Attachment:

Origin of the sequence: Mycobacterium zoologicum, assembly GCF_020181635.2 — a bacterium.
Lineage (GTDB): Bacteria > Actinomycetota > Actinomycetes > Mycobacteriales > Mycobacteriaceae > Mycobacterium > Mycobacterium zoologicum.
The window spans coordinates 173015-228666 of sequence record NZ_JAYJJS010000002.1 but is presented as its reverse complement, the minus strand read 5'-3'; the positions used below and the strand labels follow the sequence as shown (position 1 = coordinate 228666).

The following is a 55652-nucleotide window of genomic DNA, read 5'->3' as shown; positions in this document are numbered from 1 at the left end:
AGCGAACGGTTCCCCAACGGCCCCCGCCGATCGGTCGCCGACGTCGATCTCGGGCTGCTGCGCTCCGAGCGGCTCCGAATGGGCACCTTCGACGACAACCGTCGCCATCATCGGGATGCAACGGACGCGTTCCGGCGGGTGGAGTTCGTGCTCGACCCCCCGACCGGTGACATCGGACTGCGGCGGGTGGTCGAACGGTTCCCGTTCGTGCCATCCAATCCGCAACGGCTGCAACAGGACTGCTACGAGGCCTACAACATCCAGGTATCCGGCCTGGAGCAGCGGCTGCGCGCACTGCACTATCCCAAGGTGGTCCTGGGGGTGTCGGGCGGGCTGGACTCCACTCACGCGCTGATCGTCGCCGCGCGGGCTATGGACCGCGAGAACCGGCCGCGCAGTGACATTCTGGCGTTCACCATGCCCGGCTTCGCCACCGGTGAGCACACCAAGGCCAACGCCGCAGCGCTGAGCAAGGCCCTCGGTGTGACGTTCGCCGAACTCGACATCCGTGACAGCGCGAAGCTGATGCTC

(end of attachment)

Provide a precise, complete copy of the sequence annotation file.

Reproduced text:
Origin of the sequence: Mycobacterium zoologicum, assembly GCF_020181635.2 — a bacterium.
Lineage (GTDB): Bacteria > Actinomycetota > Actinomycetes > Mycobacteriales > Mycobacteriaceae > Mycobacterium > Mycobacterium zoologicum.
The window spans coordinates 173015-228666 of sequence record NZ_JAYJJS010000002.1 but is presented as its reverse complement, the minus strand read 5'-3'; the positions used below and the strand labels follow the sequence as shown (position 1 = coordinate 228666).

The following is a 55652-nucleotide window of genomic DNA, read 5'->3' as shown; positions in this document are numbered from 1 at the left end:
AGCGAACGGTTCCCCAACGGCCCCCGCCGATCGGTCGCCGACGTCGATCTCGGGCTGCTGCGCTCCGAGCGGCTCCGAATGGGCACCTTCGACGACAACCGTCGCCATCATCGGGATGCAACGGACGCGTTCCGGCGGGTGGAGTTCGTGCTCGACCCCCCGACCGGTGACATCGGACTGCGGCGGGTGGTCGAACGGTTCCCGTTCGTGCCATCCAATCCGCAACGGCTGCAACAGGACTGCTACGAGGCCTACAACATCCAGGTATCCGGCCTGGAGCAGCGGCTGCGCGCACTGCACTATCCCAAGGTGGTCCTGGGGGTGTCGGGCGGGCTGGACTCCACTCACGCGCTGATCGTCGCCGCGCGGGCTATGGACCGCGAGAACCGGCCGCGCAGTGACATTCTGGCGTTCACCATGCCCGGCTTCGCCACCGGTGAGCACACCAAGGCCAACGCCGCAGCGCTGAGCAAGGCCCTCGGTGTGACGTTCGCCGAACTCGACATCCGTGACAGCGCGAAGCTGATGCTC